international team of Astronomy scientists Led by researcher Chervin Laporte, from the University of Barcelona’s Institute of Cosmology (ICCUB-IEEC), it used data from Gaia . satellite To create a new map of the outer disk of the Milky Way. The newly discovered structures were discovered by the study published in Monthly Notices of the Royal Astronomical Society: Letters, including evidence of fossil spiral arms in our galaxy.
By analyzing Gaia motion data, available as of December 2020, the team was able to identify coherent structures and assemble a map, which revealed the presence of many previously unknown spinning filaments at the edge of the disk. In addition, astronomers were also able to obtain a clearer overview of previously known structures.
There are two explanations for the fossil filaments discovered in the Milky Way.
According to the site Phys, Numerical simulations indicate that such filamentous structures form in the outer disk from interactions with previous satellites, but the amount of infrastructure revealed by the map was not expected, and the remaining mystery: What could these structures be?
One possibility is that it was the remnants of the branches of the Milky Way’s disk that were stirred several times at different times space galaxies.
Currently, the Milky Way is surrounded by something like 50 galaxies belonging to these galaxies and has already “swallowed” many other galaxies. The dwarf galaxy Sagittarius is currently thought to be bothering her, but in the distant past she interacted with another intruder, Shaggy Gaia, who spread her wreckage around the predator.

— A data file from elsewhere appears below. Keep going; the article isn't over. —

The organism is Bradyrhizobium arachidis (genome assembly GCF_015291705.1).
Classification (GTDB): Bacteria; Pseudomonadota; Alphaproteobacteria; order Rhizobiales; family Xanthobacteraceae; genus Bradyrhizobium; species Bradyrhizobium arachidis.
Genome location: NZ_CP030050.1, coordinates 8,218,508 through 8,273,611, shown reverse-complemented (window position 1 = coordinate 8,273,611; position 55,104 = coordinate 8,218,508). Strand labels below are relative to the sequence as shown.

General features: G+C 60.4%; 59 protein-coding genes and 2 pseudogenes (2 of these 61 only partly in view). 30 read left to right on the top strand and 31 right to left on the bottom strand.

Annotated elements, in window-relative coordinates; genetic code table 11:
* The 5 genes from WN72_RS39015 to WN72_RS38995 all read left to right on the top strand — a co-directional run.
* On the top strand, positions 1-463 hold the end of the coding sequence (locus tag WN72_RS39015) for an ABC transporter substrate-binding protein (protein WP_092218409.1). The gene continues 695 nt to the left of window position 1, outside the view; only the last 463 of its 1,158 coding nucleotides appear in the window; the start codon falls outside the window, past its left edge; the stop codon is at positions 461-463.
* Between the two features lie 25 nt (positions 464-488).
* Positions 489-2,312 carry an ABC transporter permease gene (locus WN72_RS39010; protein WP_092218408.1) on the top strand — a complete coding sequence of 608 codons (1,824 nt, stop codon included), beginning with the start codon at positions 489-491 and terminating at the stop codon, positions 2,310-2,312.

In a previous study, the same team of researchers showed that one of the filaments in the outer disk, the Anticenter Current, contains stars more than 8 billion years old. This makes it too big to be triggered solely by recent arc activities, indicating the influence of the Shaggy of Gaia.
Another possibility is that all of these structures are not truly true fossil arms, but instead form edges of large-scale vertical deformations in the disk of the Milky Way. “We think the disks respond to the effects of the satellites creating vertical waves that propagate like ripples in a lake,” says Laporte.
Future research may clarify the nature of these structures
To try to distinguish between the two interpretations, the team has now secured a follow-up program using the William Herschel Telescope, in Canary Islands, in order to study the characteristics of star clusters in each infrastructure. Future research will help clarify the nature and origin of these delicate celestial structures.
“This region of the Milky Way has remained unexplored due to intermediate dust that strongly obscures most of the galaxy’s middle plane,” LaPorte explained. “Although dust affects the star’s luminosity, its motion remains unchanged. We were certainly very excited to see that motion data from the Gaia satellite helped us discover these filament structures.”
According to him, the challenge now remains to “discover what exactly these objects are, how they appeared, why in such great numbers, and what they can tell us about the Milky Way, its formation and evolution.”
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